The aim of this study was to explore how the structure of mealtimes within the family setting is related to children’s fussy eating behaviours. Seventy-five mothers of children aged between 2 and 4 years were observed during a typical mealtime at home. Mealtime structure emerged as an important factor which significantly distinguished children with higher compared with lower levels of food fussiness. Children whose mothers ate with their child and ate the same food as their child were observed to refuse fewer foods and were easier to feed compared with children whose mothers did not. During mealtimes where no distractors were used (e.g. no TV, magazines or toys), or where children were allowed some input into food choice and portioning, children were also observed to demonstrate fewer fussy eating behaviours. Findings of this study suggest that it may be important for parents to strike a balance between structured mealtimes, where the family eats together and distractions are minimal, alongside allowing children some autonomy in terms of food choice and intake.
Peterson KM1, Piazza CC1, Volkert VM1. (2016). A comparison of a modified sequential oral sensory approach to an applied behavior-analytic approach in the treatment of food selectivity in children with autism spectrum disorder. J Appl Behav Anal. 2016 Sep;49(3):485-511. doi: 10.1002/jaba.332. Epub 2016 Jul 23.
Treatments of pediatric feeding disorders based on applied behavior analysis (ABA) have the most empirical support in the research literature (Volkert & Piazza, 2012); however, professionals often recommend, and caregivers often use, treatments that have limited empirical support. In the current investigation, we compared a modified sequential oral sensory approach (M-SOS; Benson, Parke, Gannon, & Muñoz, 2013) to an ABA approach for the treatment of the food selectivity of 6 children with autism. We randomly assigned 3 children to ABA and 3 children to M-SOS and compared the effects of treatment in a multiple baseline design across novel, healthy target foods. We used a multielement design to assess treatment generalization. Consumption of target foods increased for children who received ABA, but not for children who received M-SOS. We subsequently implemented ABA with the children for whom M-SOS was not effective and observed a potential treatment generalization effect during ABA when M-SOS preceded ABA.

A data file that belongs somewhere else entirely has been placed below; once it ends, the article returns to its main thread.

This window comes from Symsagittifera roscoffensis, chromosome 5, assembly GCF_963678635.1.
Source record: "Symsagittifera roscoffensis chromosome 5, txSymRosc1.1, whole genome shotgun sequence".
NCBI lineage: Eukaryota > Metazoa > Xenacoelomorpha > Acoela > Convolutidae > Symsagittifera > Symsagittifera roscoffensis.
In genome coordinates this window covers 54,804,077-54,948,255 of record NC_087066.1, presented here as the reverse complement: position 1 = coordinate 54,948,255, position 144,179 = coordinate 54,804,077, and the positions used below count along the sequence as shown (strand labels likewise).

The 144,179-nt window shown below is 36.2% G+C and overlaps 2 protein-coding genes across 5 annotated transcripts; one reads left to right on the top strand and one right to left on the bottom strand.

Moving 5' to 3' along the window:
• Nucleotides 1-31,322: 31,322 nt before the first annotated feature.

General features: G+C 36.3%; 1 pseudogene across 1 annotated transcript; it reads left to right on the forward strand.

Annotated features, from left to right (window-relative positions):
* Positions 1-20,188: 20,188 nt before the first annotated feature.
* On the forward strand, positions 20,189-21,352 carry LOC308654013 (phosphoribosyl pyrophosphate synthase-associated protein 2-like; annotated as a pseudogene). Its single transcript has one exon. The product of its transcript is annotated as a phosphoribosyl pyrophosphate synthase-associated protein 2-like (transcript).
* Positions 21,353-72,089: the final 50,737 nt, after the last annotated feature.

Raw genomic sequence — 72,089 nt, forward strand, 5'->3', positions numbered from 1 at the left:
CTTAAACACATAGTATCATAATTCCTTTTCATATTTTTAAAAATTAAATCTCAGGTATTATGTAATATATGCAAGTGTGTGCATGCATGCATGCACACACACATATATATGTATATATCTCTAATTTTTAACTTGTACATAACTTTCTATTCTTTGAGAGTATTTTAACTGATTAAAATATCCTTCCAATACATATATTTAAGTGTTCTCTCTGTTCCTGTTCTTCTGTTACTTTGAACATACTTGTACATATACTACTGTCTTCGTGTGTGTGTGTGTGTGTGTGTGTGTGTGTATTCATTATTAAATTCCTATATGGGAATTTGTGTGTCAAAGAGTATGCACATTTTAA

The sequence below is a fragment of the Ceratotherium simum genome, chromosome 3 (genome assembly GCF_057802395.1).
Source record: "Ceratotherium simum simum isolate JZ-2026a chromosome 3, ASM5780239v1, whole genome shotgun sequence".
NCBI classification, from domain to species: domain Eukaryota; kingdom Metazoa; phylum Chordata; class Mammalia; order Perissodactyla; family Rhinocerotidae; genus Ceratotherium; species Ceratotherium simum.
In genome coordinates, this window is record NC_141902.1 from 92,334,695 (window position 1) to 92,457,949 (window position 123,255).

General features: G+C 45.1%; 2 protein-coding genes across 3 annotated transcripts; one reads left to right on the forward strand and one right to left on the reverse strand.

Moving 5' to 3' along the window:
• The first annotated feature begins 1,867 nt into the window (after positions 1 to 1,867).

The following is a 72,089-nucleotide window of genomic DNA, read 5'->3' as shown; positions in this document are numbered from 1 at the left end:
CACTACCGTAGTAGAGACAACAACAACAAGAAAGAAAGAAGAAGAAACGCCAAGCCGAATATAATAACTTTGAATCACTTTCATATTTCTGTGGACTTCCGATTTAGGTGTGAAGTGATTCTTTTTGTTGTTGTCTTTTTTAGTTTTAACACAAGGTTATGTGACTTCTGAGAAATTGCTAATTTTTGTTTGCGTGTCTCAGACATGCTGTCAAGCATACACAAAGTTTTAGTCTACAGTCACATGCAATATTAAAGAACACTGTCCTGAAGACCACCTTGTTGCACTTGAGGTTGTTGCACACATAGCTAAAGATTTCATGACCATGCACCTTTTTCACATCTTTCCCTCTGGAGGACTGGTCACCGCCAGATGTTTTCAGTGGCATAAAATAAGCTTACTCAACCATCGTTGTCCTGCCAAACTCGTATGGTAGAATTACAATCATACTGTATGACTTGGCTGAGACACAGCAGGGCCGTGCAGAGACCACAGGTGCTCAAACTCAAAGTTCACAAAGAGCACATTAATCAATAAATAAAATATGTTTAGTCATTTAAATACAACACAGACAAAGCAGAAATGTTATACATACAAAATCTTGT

The aim of this study was to report an analysis of the concept of pediatric feeding problems. Reviews of the literature on pediatric feeding problems and disorders repeatedly reference the lack of a shared conceptualization of feeding problems. It is difficult to track aetiology, prevalence and incidence of a phenomenon when available definitions and diagnoses lack practical utility. A spectrum conceptualization of feeding problems is suggested for further development, with attributes that would be critical to have a feeding problem.